The Army Surgeon General and U.S. Army Medical Command Commanding General, Lt. Gen. Nadja West and MEDCOM Command Sgt. Maj. Gerald Ecker, visited the European theater July 15-18 to observe U.S. Army Europe's Saber Guardian exercise and to visit with Regional Health Command Europe staff and beneficiaries.

The visit included stops at Mihail Kogalniceanu Air Base, Romania where West observed the USAREUR Saber Guardian mass casualty exercise. This exercise tested medical forces capabilities to respond to multiple casualties in conjunction with their NATO and partner allies.

"It was very inspiring to see," West said. "It was gratifying just to see the training that all of our medical personnel undergo in their home stations to actually bring it all together in an operational environment and see them interoperable with our coalition colleagues," West said.

From there, West traveled on a C-130 to Ramstein Air Base, Germany, and was provided a first-hand look at how patients are evacuated to Landstuhl Regional Medical Center following an incident.

The casualties on the C-130 were evacuated to LRMC as part of the RHCE Maroon Surge exercise, which measured RHCE's ability to expand its medical capabilities at LRMC in support of a surge of casualties brought on by an exercise conflict.

"I can't tell you how important it is to exercise our ability support to a large number of casualties if called upon, especially in an environment where we may be calling upon our coalition partners and our allies to help us," West said.

West and Ecker also took time during their visit to Europe to meet with staff and beneficiaries at LRMC and the U.S. Army Health Center Vicenza, Italy.

During a town hall meeting at LRMC, West told staff that they should be proud of themselves for the work they do on a day-to-day basis.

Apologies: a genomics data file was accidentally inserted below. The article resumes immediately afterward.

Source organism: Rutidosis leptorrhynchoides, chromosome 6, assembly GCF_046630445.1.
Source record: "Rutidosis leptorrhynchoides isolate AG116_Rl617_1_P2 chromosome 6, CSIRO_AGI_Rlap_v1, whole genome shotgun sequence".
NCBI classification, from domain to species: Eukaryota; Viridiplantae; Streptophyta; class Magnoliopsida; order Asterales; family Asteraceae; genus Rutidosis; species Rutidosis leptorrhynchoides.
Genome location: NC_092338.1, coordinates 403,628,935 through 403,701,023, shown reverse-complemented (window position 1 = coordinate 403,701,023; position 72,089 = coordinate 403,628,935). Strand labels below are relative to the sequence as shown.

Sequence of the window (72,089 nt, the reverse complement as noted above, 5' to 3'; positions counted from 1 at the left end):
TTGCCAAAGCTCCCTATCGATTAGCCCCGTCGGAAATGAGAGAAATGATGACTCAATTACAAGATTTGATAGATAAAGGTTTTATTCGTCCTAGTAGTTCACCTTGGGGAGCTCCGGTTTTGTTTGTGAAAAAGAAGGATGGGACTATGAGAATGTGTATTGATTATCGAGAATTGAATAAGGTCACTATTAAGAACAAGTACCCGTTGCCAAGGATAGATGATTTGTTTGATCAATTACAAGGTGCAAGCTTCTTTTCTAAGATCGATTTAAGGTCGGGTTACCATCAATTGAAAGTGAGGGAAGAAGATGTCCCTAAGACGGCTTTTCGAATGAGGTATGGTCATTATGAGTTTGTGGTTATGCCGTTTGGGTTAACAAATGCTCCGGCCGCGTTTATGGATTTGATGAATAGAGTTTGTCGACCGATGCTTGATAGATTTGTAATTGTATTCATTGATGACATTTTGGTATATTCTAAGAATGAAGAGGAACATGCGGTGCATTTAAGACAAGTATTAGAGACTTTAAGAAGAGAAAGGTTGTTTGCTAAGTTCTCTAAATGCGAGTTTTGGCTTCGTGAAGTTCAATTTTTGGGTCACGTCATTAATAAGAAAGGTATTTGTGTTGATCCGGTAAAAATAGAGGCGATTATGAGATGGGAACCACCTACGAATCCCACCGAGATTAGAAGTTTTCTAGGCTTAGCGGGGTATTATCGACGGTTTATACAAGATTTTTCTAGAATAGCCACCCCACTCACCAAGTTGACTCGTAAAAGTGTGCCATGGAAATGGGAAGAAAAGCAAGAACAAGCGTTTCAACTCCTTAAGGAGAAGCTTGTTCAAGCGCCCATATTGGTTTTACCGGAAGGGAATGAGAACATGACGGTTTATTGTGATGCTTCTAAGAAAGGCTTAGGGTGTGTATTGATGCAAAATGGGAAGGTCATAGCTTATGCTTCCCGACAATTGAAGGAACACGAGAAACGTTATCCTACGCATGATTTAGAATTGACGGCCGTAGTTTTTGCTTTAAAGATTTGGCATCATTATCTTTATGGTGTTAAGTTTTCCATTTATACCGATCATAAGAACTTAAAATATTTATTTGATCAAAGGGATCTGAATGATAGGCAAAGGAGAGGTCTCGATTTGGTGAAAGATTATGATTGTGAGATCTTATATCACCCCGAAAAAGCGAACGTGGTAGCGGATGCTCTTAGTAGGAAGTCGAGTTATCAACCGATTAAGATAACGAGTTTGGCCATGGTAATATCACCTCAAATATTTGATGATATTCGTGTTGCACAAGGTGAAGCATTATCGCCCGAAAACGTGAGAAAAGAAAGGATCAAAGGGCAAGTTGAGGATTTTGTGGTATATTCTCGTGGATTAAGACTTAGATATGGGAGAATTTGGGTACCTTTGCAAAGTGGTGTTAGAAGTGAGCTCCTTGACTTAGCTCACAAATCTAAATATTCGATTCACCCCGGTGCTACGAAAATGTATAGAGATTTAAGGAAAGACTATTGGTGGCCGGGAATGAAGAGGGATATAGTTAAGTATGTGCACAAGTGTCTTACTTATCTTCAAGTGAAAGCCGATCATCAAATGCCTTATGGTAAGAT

"Your mission here and what you do here every day is extremely important," West said. "Exercises like the one Command Sgt. Maj. Ecker and I had the privilege to see first-hand are incredible. I just want you to know how important you are to the readiness mission, and how important you are to national security."

Ecker echoed those thoughts while at USAHC-V, saying "the most fundamental principle of Army Medicine support is conformity and conforming to the warfighters' needs. But what makes the warfighters fight even harder is making sure we cover all of our bases -- and that is the families, and all of our beneficiaries."

West stressed the importance of the Army Medicine mission to provide quality health care to service members, their families and retirees.

"What we do and what we are here for is to take care of those entrusted to our care and to provide the absolute highest quality health care that we can, and we do."

She went on to say, "how you take care of your beneficiaries as they come through the door is of paramount importance. We are committed to that and ensuring they have access to high quality health care and they are treated with dignity and respect when they come through our doors. That is our goal and our focus, so we work every single day and strive as hard as we can to meet that very high standard."

West said the people who make up Army Medicine are the reason she has continued to serve for so many years.

"I've been doing this a long time -- 35 years of wearing the uniform of Army Medicine. And I stayed this long because of the people I get to work with - the wonderful professionals we have in Army Medicine. You've got a dedicated group of individuals who have options to do other things but who decide to serve their nation, to serve Soldiers and Sailors, Airmen, Marines and Coast Guard - - and their families and retirees. What a wonderful job it is, and a great population we get to serve. So I just want to say thank you to our staff who carry out this mission every day."